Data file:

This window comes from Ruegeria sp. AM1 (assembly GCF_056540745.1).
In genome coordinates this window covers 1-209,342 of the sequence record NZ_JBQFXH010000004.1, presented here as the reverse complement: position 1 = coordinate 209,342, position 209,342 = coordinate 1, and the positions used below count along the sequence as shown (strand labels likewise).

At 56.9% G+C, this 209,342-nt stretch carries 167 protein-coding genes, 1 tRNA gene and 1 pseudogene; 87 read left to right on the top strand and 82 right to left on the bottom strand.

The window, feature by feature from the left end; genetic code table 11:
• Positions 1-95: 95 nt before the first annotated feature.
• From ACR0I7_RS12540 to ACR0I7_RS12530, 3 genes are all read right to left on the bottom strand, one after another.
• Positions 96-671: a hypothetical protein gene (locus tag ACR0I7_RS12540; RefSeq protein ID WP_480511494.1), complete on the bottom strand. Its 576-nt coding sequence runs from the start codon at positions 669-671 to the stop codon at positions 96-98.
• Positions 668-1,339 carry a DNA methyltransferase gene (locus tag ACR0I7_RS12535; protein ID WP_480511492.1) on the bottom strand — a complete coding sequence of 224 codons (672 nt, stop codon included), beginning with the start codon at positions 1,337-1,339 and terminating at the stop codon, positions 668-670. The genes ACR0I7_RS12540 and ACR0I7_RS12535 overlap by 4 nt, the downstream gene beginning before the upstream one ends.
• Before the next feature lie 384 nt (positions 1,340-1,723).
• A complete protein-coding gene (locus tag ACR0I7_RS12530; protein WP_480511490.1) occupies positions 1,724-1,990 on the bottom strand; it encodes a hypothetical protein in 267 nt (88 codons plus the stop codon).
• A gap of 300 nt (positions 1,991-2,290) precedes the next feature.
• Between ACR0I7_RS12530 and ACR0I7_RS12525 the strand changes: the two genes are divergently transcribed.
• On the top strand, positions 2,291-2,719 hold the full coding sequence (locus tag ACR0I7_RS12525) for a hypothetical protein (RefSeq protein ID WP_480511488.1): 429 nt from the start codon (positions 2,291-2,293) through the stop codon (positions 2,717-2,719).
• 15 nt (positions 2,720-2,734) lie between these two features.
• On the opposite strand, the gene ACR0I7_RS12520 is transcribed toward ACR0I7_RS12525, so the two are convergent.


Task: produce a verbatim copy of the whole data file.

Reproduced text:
This window comes from Ruegeria sp. AM1 (assembly GCF_056540745.1).
In genome coordinates this window covers 1-209,342 of the sequence record NZ_JBQFXH010000004.1, presented here as the reverse complement: position 1 = coordinate 209,342, position 209,342 = coordinate 1, and the positions used below count along the sequence as shown (strand labels likewise).

At 56.9% G+C, this 209,342-nt stretch carries 167 protein-coding genes, 1 tRNA gene and 1 pseudogene; 87 read left to right on the top strand and 82 right to left on the bottom strand.

The window, feature by feature from the left end; genetic code table 11:
• Positions 1-95: 95 nt before the first annotated feature.
• From ACR0I7_RS12540 to ACR0I7_RS12530, 3 genes are all read right to left on the bottom strand, one after another.
• Positions 96-671: a hypothetical protein gene (locus tag ACR0I7_RS12540; RefSeq protein ID WP_480511494.1), complete on the bottom strand. Its 576-nt coding sequence runs from the start codon at positions 669-671 to the stop codon at positions 96-98.
• Positions 668-1,339 carry a DNA methyltransferase gene (locus tag ACR0I7_RS12535; protein ID WP_480511492.1) on the bottom strand — a complete coding sequence of 224 codons (672 nt, stop codon included), beginning with the start codon at positions 1,337-1,339 and terminating at the stop codon, positions 668-670. The genes ACR0I7_RS12540 and ACR0I7_RS12535 overlap by 4 nt, the downstream gene beginning before the upstream one ends.
• Before the next feature lie 384 nt (positions 1,340-1,723).
• A complete protein-coding gene (locus tag ACR0I7_RS12530; protein WP_480511490.1) occupies positions 1,724-1,990 on the bottom strand; it encodes a hypothetical protein in 267 nt (88 codons plus the stop codon).
• A gap of 300 nt (positions 1,991-2,290) precedes the next feature.
• Between ACR0I7_RS12530 and ACR0I7_RS12525 the strand changes: the two genes are divergently transcribed.
• On the top strand, positions 2,291-2,719 hold the full coding sequence (locus tag ACR0I7_RS12525) for a hypothetical protein (RefSeq protein ID WP_480511488.1): 429 nt from the start codon (positions 2,291-2,293) through the stop codon (positions 2,717-2,719).
• 15 nt (positions 2,720-2,734) lie between these two features.
• On the opposite strand, the gene ACR0I7_RS12520 is transcribed toward ACR0I7_RS12525, so the two are convergent.